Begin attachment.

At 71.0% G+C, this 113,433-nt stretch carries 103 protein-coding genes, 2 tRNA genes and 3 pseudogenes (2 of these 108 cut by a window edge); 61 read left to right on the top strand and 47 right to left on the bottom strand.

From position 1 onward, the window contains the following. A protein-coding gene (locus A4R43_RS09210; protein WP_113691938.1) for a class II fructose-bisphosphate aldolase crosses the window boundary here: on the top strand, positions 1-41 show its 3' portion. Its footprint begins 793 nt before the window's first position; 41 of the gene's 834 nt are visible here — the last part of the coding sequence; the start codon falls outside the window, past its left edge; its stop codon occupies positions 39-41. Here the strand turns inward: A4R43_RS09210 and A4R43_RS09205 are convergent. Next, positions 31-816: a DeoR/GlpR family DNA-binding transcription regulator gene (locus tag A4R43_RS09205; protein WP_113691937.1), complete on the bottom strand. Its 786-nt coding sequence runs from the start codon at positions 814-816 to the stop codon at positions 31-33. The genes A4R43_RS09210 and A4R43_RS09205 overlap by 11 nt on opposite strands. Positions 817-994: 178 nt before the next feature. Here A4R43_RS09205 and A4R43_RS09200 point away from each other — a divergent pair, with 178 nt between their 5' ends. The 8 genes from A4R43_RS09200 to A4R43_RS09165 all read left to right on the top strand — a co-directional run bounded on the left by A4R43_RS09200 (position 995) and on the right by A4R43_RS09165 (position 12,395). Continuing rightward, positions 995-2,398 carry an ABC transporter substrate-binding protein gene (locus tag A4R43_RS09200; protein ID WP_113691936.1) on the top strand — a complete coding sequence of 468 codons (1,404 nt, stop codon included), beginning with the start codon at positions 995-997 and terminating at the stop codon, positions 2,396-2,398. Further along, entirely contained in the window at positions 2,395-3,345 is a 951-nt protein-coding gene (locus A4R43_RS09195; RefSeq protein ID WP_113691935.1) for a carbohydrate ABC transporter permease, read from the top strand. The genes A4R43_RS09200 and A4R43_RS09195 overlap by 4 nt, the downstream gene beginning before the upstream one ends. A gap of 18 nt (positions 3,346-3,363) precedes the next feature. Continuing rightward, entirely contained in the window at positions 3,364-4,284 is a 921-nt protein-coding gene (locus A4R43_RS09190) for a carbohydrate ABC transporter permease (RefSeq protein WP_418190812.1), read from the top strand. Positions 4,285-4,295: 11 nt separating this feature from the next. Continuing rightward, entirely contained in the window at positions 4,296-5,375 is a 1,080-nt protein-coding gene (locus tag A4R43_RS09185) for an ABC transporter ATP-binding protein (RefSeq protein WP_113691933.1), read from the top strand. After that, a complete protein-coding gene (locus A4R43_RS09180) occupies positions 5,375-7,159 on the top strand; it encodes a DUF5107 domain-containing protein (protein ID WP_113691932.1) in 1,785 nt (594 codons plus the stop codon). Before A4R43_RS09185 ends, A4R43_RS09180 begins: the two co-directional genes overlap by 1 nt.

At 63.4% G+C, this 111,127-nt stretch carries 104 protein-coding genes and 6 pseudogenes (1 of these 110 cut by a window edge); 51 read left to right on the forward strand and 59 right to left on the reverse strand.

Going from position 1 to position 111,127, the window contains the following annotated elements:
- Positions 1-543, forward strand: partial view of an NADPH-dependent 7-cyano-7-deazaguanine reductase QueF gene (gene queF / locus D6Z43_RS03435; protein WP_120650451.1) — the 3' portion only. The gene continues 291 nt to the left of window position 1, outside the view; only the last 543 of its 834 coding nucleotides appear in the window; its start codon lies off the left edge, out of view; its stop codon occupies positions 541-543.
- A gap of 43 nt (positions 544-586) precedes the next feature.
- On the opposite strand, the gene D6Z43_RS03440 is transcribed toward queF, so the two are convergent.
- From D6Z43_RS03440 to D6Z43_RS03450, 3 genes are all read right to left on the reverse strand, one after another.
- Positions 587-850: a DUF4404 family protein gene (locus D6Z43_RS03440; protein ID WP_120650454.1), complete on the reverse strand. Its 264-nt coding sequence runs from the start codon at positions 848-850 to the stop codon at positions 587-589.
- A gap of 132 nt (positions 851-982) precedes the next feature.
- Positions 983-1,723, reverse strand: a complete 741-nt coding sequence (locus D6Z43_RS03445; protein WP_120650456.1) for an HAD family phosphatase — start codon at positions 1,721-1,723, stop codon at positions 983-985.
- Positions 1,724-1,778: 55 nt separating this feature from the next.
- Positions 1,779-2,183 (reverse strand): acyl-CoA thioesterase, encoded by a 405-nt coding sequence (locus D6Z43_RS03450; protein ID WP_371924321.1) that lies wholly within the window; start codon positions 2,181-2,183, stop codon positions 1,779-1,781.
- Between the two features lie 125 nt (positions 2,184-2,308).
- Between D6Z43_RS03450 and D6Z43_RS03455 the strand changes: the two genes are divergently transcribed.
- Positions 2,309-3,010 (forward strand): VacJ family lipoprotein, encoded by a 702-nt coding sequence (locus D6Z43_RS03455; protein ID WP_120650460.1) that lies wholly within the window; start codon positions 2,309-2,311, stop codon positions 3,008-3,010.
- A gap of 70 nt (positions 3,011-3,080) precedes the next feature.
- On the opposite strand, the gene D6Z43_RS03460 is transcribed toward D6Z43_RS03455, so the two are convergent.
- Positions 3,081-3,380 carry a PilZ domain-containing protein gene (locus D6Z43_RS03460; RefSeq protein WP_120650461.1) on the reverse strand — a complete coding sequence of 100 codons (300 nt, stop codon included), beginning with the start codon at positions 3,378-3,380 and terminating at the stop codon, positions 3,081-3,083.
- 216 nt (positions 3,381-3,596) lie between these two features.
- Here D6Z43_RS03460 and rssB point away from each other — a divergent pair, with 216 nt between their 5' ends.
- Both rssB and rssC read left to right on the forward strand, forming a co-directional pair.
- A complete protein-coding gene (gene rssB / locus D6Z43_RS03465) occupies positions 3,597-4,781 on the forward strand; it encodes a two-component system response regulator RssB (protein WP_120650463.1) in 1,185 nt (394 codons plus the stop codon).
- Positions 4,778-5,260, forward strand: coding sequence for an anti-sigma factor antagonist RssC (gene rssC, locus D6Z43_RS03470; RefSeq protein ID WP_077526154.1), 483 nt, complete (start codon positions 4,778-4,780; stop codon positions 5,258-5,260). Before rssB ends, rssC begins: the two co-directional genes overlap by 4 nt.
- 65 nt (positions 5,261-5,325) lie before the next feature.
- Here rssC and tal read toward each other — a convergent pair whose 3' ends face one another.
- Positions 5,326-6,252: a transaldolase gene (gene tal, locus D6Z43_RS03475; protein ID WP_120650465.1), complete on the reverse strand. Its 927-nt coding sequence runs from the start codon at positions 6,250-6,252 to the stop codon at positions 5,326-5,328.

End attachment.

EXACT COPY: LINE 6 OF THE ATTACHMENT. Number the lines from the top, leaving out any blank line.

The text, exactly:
- A gap of 43 nt (positions 544-586) precedes the next feature.